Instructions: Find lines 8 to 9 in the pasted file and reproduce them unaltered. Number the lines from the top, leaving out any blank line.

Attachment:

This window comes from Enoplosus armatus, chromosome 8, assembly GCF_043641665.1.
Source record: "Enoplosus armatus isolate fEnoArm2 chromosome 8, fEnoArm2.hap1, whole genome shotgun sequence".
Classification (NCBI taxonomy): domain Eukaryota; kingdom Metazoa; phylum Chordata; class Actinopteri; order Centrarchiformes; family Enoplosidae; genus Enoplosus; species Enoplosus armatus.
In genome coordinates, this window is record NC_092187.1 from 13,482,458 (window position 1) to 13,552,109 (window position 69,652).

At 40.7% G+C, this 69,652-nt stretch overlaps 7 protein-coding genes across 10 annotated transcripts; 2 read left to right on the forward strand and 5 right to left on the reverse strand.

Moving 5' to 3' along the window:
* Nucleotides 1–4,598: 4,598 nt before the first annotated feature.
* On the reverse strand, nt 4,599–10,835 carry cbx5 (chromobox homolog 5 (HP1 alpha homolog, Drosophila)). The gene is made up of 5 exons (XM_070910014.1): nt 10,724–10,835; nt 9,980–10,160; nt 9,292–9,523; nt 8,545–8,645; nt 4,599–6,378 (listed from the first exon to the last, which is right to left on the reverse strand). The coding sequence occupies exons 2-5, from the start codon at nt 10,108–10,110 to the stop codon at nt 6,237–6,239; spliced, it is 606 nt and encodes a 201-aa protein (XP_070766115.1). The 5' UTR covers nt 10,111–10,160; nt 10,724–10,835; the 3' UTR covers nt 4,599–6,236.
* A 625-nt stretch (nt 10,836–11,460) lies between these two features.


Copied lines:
* On the reverse strand, nt 4,599–10,835 carry cbx5 (chromobox homolog 5 (HP1 alpha homolog, Drosophila)). The gene is made up of 5 exons (XM_070910014.1): nt 10,724–10,835; nt 9,980–10,160; nt 9,292–9,523; nt 8,545–8,645; nt 4,599–6,378 (listed from the first exon to the last, which is right to left on the reverse strand). The coding sequence occupies exons 2-5, from the start codon at nt 10,108–10,110 to the stop codon at nt 6,237–6,239; spliced, it is 606 nt and encodes a 201-aa protein (XP_070766115.1). The 5' UTR covers nt 10,111–10,160; nt 10,724–10,835; the 3' UTR covers nt 4,599–6,236.
* A 625-nt stretch (nt 10,836–11,460) lies between these two features.